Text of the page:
Using a remote trigger is useful for long-exposure photography using a tripod, especially when shooting on an unstable surface like sand. The action of pressing the shutter can be enough to cause the camera to move.

I have an app that connects to the camera wirelessly and displays the live view scene on my phone or tablet. I can then remotely change the exposure settings to trigger the shutter without touching the camera. I also invariably have the camera switched to silent mode, thus eliminating any mechanical movement too.

With a 268-second exposure like this, it is essential to eliminate all camera movement. So, I shot it in silent mode, using my smartphone app to trigger the shutter.

Many cameras have a socket for attaching a wired trigger, whereas some use an infrared (IR) detector. However, the IR detector is often at the front of the camera, which isn’t necessarily where you want to be standing to take the shot. If you have no remote-triggering options, then the self-timer is another way to release the shutter without touching the camera.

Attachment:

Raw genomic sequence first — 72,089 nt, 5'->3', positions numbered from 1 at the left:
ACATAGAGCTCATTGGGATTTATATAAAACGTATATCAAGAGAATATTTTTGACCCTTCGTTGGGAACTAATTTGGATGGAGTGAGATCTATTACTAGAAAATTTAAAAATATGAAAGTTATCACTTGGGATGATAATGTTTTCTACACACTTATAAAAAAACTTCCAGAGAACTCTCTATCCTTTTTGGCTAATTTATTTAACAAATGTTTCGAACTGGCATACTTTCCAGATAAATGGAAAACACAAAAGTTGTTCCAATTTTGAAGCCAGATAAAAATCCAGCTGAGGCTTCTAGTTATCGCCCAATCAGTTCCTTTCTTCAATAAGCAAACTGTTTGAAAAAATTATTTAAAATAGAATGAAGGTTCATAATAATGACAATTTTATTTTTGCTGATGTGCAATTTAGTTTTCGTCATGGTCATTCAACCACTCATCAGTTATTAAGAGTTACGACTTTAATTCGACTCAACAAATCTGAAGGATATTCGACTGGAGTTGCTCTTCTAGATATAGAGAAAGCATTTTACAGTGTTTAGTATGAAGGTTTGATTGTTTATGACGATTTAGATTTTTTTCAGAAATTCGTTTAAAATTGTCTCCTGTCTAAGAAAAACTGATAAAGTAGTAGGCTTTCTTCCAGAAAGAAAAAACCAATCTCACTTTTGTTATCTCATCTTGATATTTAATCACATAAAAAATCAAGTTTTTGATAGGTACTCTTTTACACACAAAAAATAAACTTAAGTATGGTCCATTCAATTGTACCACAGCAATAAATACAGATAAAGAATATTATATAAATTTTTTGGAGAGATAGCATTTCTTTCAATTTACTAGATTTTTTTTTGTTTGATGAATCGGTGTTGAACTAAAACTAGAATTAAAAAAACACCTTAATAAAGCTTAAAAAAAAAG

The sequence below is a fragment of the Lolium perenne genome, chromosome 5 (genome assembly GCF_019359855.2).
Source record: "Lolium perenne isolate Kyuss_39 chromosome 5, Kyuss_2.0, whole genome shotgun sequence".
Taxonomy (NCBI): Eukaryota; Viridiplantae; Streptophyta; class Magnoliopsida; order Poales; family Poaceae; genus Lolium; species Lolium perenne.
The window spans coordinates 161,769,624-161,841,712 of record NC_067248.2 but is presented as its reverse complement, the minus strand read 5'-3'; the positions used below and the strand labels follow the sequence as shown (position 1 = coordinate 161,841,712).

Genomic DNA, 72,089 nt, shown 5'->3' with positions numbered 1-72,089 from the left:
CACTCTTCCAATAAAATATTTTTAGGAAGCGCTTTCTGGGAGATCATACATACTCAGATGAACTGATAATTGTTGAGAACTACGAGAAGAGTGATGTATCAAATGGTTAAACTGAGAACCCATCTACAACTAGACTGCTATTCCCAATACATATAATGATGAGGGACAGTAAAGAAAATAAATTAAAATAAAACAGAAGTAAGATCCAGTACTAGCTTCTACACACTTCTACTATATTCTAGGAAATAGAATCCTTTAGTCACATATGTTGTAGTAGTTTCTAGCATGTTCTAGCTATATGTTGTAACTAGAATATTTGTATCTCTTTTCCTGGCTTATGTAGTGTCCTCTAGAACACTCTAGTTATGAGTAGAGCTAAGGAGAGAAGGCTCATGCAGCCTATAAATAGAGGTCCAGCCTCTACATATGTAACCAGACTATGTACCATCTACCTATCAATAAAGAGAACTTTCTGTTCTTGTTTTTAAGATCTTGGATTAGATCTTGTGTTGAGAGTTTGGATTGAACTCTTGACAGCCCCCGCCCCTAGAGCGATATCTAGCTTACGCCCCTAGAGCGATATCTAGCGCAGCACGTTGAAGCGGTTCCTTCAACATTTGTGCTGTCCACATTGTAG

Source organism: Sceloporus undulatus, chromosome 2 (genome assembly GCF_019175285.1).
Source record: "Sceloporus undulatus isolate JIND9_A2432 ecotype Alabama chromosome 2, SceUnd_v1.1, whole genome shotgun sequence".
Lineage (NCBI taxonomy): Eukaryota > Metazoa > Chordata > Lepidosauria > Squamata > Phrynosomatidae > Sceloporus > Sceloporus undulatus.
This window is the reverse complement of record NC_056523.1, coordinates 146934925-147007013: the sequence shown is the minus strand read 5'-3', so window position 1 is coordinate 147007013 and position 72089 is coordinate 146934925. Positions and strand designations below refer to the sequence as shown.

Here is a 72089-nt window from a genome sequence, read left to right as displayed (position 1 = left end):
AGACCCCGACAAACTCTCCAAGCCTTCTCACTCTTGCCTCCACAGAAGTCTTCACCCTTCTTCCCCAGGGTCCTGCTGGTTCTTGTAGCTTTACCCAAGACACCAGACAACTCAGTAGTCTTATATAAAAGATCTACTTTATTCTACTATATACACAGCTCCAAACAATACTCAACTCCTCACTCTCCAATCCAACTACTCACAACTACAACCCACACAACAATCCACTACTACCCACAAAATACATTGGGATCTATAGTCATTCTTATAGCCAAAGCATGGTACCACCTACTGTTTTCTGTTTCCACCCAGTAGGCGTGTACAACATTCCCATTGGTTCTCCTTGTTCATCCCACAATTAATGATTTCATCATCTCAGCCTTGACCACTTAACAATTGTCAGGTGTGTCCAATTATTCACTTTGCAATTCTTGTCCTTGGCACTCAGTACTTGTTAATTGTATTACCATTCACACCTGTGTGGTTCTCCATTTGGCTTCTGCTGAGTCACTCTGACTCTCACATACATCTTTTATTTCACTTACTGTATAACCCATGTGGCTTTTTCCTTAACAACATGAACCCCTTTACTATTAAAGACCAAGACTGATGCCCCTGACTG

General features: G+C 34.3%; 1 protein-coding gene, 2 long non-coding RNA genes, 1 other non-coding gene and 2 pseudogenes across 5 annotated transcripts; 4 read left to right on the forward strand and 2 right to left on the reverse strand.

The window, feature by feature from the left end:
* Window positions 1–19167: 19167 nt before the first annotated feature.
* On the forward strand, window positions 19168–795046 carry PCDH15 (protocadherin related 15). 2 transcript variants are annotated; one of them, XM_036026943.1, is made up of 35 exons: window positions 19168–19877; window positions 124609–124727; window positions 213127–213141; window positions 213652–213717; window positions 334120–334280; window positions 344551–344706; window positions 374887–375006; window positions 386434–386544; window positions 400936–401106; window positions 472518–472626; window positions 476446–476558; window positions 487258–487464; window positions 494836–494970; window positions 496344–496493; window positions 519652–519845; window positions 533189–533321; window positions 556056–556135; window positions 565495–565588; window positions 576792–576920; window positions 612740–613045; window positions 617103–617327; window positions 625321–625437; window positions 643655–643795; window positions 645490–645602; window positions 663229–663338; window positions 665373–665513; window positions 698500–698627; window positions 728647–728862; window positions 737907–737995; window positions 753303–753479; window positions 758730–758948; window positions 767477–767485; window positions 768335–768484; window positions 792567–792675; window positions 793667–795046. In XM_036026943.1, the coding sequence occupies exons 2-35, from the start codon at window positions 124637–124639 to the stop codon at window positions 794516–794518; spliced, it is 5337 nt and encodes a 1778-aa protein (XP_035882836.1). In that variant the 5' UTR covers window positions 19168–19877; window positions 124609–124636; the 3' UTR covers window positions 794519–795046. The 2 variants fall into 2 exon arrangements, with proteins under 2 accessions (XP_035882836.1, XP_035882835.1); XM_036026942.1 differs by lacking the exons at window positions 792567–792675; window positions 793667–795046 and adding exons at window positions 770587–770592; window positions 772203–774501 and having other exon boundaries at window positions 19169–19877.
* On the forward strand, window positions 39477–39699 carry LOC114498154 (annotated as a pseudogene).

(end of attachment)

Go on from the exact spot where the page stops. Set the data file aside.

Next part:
Standing still on the sand next to your tripod is essential, especially for long exposures. I sometimes push the tripod into the ground, and mine is supplies with spikes for doing that.

11. Using the Wrong Autofocus Method and Your Subject

Single Autofocus (S-AF or AF-S on most cameras) locks the focus on an unmoving subject when you half-press the shutter button and is great for still subjects. Meanwhile, continuous autofocus (C-AF or AF-C) changes the focusing when as the subject moves closer and farther away. It’s great for moving subjects. However, if you try to use continuous autofocus on a still subject, the lens will hunt and you will end up with imprecise focusing. Switching between the two modes is essential.